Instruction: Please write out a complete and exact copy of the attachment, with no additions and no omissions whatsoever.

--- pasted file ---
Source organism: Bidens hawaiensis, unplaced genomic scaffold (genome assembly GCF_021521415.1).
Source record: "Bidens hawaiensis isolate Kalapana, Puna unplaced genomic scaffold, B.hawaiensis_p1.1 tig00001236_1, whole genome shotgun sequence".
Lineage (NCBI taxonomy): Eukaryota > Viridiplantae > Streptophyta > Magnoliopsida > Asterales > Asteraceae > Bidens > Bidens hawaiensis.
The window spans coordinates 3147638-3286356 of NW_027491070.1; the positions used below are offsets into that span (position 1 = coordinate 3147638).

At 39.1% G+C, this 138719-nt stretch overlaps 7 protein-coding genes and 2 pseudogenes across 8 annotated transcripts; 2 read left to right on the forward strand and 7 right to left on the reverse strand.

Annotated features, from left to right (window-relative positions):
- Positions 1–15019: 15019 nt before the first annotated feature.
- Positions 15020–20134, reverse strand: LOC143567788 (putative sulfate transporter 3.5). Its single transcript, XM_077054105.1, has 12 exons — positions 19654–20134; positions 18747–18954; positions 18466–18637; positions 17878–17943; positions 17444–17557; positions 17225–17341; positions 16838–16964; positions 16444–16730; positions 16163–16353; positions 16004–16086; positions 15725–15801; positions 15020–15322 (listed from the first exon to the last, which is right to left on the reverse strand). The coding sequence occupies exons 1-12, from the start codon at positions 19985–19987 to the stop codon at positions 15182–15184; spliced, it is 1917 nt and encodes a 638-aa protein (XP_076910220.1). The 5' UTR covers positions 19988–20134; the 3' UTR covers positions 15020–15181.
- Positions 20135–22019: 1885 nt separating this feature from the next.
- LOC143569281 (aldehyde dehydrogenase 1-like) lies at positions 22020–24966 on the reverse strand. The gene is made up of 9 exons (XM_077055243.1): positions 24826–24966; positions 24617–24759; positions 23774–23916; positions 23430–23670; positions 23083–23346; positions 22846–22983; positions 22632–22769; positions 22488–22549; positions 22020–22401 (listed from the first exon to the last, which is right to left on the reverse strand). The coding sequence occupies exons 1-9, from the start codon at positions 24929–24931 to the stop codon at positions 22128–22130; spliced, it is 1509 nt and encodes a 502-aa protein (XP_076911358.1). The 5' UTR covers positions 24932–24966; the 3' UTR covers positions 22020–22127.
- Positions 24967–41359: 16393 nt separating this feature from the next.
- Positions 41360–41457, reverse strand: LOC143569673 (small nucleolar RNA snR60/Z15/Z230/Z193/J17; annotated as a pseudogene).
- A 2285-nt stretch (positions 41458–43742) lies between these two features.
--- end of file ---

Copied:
Source organism: Bidens hawaiensis, unplaced genomic scaffold (genome assembly GCF_021521415.1).
Source record: "Bidens hawaiensis isolate Kalapana, Puna unplaced genomic scaffold, B.hawaiensis_p1.1 tig00001236_1, whole genome shotgun sequence".
Lineage (NCBI taxonomy): Eukaryota > Viridiplantae > Streptophyta > Magnoliopsida > Asterales > Asteraceae > Bidens > Bidens hawaiensis.
The window spans coordinates 3147638-3286356 of NW_027491070.1; the positions used below are offsets into that span (position 1 = coordinate 3147638).

At 39.1% G+C, this 138719-nt stretch overlaps 7 protein-coding genes and 2 pseudogenes across 8 annotated transcripts; 2 read left to right on the forward strand and 7 right to left on the reverse strand.

Annotated features, from left to right (window-relative positions):
- Positions 1–15019: 15019 nt before the first annotated feature.
- Positions 15020–20134, reverse strand: LOC143567788 (putative sulfate transporter 3.5). Its single transcript, XM_077054105.1, has 12 exons — positions 19654–20134; positions 18747–18954; positions 18466–18637; positions 17878–17943; positions 17444–17557; positions 17225–17341; positions 16838–16964; positions 16444–16730; positions 16163–16353; positions 16004–16086; positions 15725–15801; positions 15020–15322 (listed from the first exon to the last, which is right to left on the reverse strand). The coding sequence occupies exons 1-12, from the start codon at positions 19985–19987 to the stop codon at positions 15182–15184; spliced, it is 1917 nt and encodes a 638-aa protein (XP_076910220.1). The 5' UTR covers positions 19988–20134; the 3' UTR covers positions 15020–15181.
- Positions 20135–22019: 1885 nt separating this feature from the next.
- LOC143569281 (aldehyde dehydrogenase 1-like) lies at positions 22020–24966 on the reverse strand. The gene is made up of 9 exons (XM_077055243.1): positions 24826–24966; positions 24617–24759; positions 23774–23916; positions 23430–23670; positions 23083–23346; positions 22846–22983; positions 22632–22769; positions 22488–22549; positions 22020–22401 (listed from the first exon to the last, which is right to left on the reverse strand). The coding sequence occupies exons 1-9, from the start codon at positions 24929–24931 to the stop codon at positions 22128–22130; spliced, it is 1509 nt and encodes a 502-aa protein (XP_076911358.1). The 5' UTR covers positions 24932–24966; the 3' UTR covers positions 22020–22127.
- Positions 24967–41359: 16393 nt separating this feature from the next.
- Positions 41360–41457, reverse strand: LOC143569673 (small nucleolar RNA snR60/Z15/Z230/Z193/J17; annotated as a pseudogene).
- A 2285-nt stretch (positions 41458–43742) lies between these two features.